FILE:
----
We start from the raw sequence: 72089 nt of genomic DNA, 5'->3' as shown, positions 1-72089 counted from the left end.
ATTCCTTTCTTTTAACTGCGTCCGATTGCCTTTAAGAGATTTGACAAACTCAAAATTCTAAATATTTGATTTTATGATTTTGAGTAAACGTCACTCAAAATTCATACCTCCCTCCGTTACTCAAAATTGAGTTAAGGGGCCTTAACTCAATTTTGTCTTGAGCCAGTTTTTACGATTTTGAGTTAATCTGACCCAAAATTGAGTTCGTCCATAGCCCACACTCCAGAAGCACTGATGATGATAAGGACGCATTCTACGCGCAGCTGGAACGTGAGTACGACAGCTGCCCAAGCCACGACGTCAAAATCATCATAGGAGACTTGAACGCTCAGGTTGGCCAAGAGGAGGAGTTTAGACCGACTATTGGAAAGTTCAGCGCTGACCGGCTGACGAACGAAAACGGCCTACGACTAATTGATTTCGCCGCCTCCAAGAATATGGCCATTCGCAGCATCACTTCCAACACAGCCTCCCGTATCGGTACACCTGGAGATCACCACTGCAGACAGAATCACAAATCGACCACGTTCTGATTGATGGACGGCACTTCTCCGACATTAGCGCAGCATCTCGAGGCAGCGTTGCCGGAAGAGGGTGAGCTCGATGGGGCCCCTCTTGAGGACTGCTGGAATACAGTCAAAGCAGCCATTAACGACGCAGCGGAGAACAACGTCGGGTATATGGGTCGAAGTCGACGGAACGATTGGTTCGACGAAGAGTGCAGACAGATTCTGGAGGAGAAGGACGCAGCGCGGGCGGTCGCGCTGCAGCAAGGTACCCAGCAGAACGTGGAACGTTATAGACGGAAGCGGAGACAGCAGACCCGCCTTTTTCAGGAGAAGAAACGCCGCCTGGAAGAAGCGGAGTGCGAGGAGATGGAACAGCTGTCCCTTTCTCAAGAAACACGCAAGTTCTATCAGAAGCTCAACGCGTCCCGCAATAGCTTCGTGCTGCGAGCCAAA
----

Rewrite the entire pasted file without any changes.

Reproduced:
We start from the raw sequence: 72089 nt of genomic DNA, 5'->3' as shown, positions 1-72089 counted from the left end.
ATTCCTTTCTTTTAACTGCGTCCGATTGCCTTTAAGAGATTTGACAAACTCAAAATTCTAAATATTTGATTTTATGATTTTGAGTAAACGTCACTCAAAATTCATACCTCCCTCCGTTACTCAAAATTGAGTTAAGGGGCCTTAACTCAATTTTGTCTTGAGCCAGTTTTTACGATTTTGAGTTAATCTGACCCAAAATTGAGTTCGTCCATAGCCCACACTCCAGAAGCACTGATGATGATAAGGACGCATTCTACGCGCAGCTGGAACGTGAGTACGACAGCTGCCCAAGCCACGACGTCAAAATCATCATAGGAGACTTGAACGCTCAGGTTGGCCAAGAGGAGGAGTTTAGACCGACTATTGGAAAGTTCAGCGCTGACCGGCTGACGAACGAAAACGGCCTACGACTAATTGATTTCGCCGCCTCCAAGAATATGGCCATTCGCAGCATCACTTCCAACACAGCCTCCCGTATCGGTACACCTGGAGATCACCACTGCAGACAGAATCACAAATCGACCACGTTCTGATTGATGGACGGCACTTCTCCGACATTAGCGCAGCATCTCGAGGCAGCGTTGCCGGAAGAGGGTGAGCTCGATGGGGCCCCTCTTGAGGACTGCTGGAATACAGTCAAAGCAGCCATTAACGACGCAGCGGAGAACAACGTCGGGTATATGGGTCGAAGTCGACGGAACGATTGGTTCGACGAAGAGTGCAGACAGATTCTGGAGGAGAAGGACGCAGCGCGGGCGGTCGCGCTGCAGCAAGGTACCCAGCAGAACGTGGAACGTTATAGACGGAAGCGGAGACAGCAGACCCGCCTTTTTCAGGAGAAGAAACGCCGCCTGGAAGAAGCGGAGTGCGAGGAGATGGAACAGCTGTCCCTTTCTCAAGAAACACGCAAGTTCTATCAGAAGCTCAACGCGTCCCGCAATAGCTTCGTGCTGCGAGCCAAA